McFarland taking it one day at a time

It's not the way he anticipated spending his first few weeks as a Steelers' rookie.

Anthony McFarland thought he would be headed to Pittsburgh last week for the team's rookie minicamp, three days of on-field drills and getting his first taste of the NFL.

Instead the running back from Maryland, who was one of the team's fourth round selections, is living in a virtual world, taking part in a virtual rookie minicamp, interacting with his fellow rookies and hearing from his coaches.

"I am going on Facetime, meeting my coach, going over things I need to know," said McFarland. "I am getting ready for everything, doing what I would be doing even though it is virtual. It's a valuable time. I am learning. I am willing to learn. I am stepping into something totally different than college. It's like getting a step ahead before we report, whenever that is.

"I am taking it one day at a time. Anything my coaches give me virtually. I am looking at it. I want to make sure I know everything I need to know. When it is time to go, I will be ready.

"You want to be there with your coach in person, have them show you how to do things on the field. At the end of the day it doesn't affect too much. I am still going to be learning a lot as we move forward. It will just be like learning in the classroom with the coaches. I feel like everything is going well right now."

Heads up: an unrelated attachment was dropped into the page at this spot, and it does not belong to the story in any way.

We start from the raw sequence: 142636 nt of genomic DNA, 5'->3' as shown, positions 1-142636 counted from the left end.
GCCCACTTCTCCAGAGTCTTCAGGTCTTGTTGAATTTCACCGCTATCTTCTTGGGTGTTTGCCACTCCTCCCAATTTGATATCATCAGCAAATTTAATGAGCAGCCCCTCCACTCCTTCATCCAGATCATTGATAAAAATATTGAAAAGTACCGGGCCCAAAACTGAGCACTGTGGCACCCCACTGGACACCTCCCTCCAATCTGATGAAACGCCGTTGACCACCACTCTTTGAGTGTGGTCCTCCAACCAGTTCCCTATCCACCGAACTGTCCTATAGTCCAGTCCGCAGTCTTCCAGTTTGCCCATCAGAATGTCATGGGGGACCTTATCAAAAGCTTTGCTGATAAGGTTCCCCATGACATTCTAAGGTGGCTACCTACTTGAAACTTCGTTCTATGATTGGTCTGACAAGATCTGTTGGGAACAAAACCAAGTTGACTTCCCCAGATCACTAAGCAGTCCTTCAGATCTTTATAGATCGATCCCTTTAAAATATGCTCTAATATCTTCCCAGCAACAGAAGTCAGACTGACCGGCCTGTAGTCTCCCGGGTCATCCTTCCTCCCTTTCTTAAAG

But McFarland is ready for the next step. He can't wait to get into the Steelers running back room and work with players whose careers he has followed, including James Conner and Benny Snell.

"Looking at the backs, watching them for a long time, I watched some of them when I was in college," said McFarland. "Everyone brings something different to the table. I hope to come in and have the trust and support of them. I am going to work hard. I will do everything I can to be a part of the team and make the team."

McFarland finished his Maryland career with 1,648 rushing yards in just two seasons, ranking 21st overall in school history. He ranks ninth in school history with six 100-yard games.

In 2018 he broke the Maryland freshman rushing record with 1,034 yards, an average of 7.9 yards per carry. But he also is capable of helping out in the passing game, and his acceleration, decisiveness and ability to cut all add to his overall game.

"I take a lot of pride in being versatile," said McFarland. "I think if you want to play this game you have be versatile to be valuable to a team. That always stuck in my mind. My dad taught me as a kid to learn as much as I can on the field. When that time comes, you will be able to pick it up and be ready."

In 2019 being ready was a little tougher on him. He had 114 rushing attempts for 614 yards, scoring eight touchdowns. His season was hampered by an ankle injury he suffered Week 2 against Temple that didn't let up as the season went on, even though he missed only one game, a sign of the toughness he brings to his game.

"That is something that has always been important to me," said McFarland. "You aren't always going to play this game at 100 percent. When I had that injury last year it affected me, but I didn't let it affect me so that I couldn't get back on the field. I wanted to show my teammates I could do it.

"I love this game. I love my teammates and I always want to win. That is always on my mind. Anybody who knows me, who had been around me for a long time, knows that I love football. They can tell the passion I have for it. I love to compete. I am a competitor.

"Over the years some people might have looked at me as being frustrated, an angry player. My frustration has always been wins and losses. I am a winner. I love to win. In football you always have to be on the same page. It's a team sport. There is no individual in it."